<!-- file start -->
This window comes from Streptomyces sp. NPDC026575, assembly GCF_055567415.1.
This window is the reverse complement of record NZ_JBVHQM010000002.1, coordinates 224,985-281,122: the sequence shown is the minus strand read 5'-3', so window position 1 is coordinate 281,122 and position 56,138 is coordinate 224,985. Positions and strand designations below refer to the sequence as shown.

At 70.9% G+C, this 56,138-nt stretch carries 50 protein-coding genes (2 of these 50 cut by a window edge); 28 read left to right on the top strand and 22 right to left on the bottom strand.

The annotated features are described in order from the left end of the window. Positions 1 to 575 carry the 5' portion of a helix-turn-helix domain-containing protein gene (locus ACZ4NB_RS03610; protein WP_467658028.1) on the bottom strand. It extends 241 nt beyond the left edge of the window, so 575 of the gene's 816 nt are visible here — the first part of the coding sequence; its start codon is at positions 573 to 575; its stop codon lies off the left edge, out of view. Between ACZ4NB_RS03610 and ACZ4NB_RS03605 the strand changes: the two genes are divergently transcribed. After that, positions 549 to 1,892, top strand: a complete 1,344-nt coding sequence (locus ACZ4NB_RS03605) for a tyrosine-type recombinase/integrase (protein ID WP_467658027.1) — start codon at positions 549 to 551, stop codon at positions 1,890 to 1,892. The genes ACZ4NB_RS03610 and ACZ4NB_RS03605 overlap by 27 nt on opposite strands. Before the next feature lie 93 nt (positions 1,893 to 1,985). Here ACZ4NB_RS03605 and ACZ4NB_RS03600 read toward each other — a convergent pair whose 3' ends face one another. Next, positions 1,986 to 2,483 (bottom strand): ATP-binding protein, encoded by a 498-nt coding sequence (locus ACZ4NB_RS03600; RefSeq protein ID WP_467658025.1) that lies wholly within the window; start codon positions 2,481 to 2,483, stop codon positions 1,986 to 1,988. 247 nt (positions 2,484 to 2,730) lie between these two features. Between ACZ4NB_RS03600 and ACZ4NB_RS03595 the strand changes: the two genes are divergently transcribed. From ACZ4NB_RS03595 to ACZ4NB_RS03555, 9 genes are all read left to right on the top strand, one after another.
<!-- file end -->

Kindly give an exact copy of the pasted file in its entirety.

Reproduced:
This window comes from Streptomyces sp. NPDC026575, assembly GCF_055567415.1.
This window is the reverse complement of record NZ_JBVHQM010000002.1, coordinates 224,985-281,122: the sequence shown is the minus strand read 5'-3', so window position 1 is coordinate 281,122 and position 56,138 is coordinate 224,985. Positions and strand designations below refer to the sequence as shown.

At 70.9% G+C, this 56,138-nt stretch carries 50 protein-coding genes (2 of these 50 cut by a window edge); 28 read left to right on the top strand and 22 right to left on the bottom strand.

The annotated features are described in order from the left end of the window. Positions 1 to 575 carry the 5' portion of a helix-turn-helix domain-containing protein gene (locus ACZ4NB_RS03610; protein WP_467658028.1) on the bottom strand. It extends 241 nt beyond the left edge of the window, so 575 of the gene's 816 nt are visible here — the first part of the coding sequence; its start codon is at positions 573 to 575; its stop codon lies off the left edge, out of view. Between ACZ4NB_RS03610 and ACZ4NB_RS03605 the strand changes: the two genes are divergently transcribed. After that, positions 549 to 1,892, top strand: a complete 1,344-nt coding sequence (locus ACZ4NB_RS03605) for a tyrosine-type recombinase/integrase (protein ID WP_467658027.1) — start codon at positions 549 to 551, stop codon at positions 1,890 to 1,892. The genes ACZ4NB_RS03610 and ACZ4NB_RS03605 overlap by 27 nt on opposite strands. Before the next feature lie 93 nt (positions 1,893 to 1,985). Here ACZ4NB_RS03605 and ACZ4NB_RS03600 read toward each other — a convergent pair whose 3' ends face one another. Next, positions 1,986 to 2,483 (bottom strand): ATP-binding protein, encoded by a 498-nt coding sequence (locus ACZ4NB_RS03600; RefSeq protein ID WP_467658025.1) that lies wholly within the window; start codon positions 2,481 to 2,483, stop codon positions 1,986 to 1,988. 247 nt (positions 2,484 to 2,730) lie between these two features. Between ACZ4NB_RS03600 and ACZ4NB_RS03595 the strand changes: the two genes are divergently transcribed. From ACZ4NB_RS03595 to ACZ4NB_RS03555, 9 genes are all read left to right on the top strand, one after another.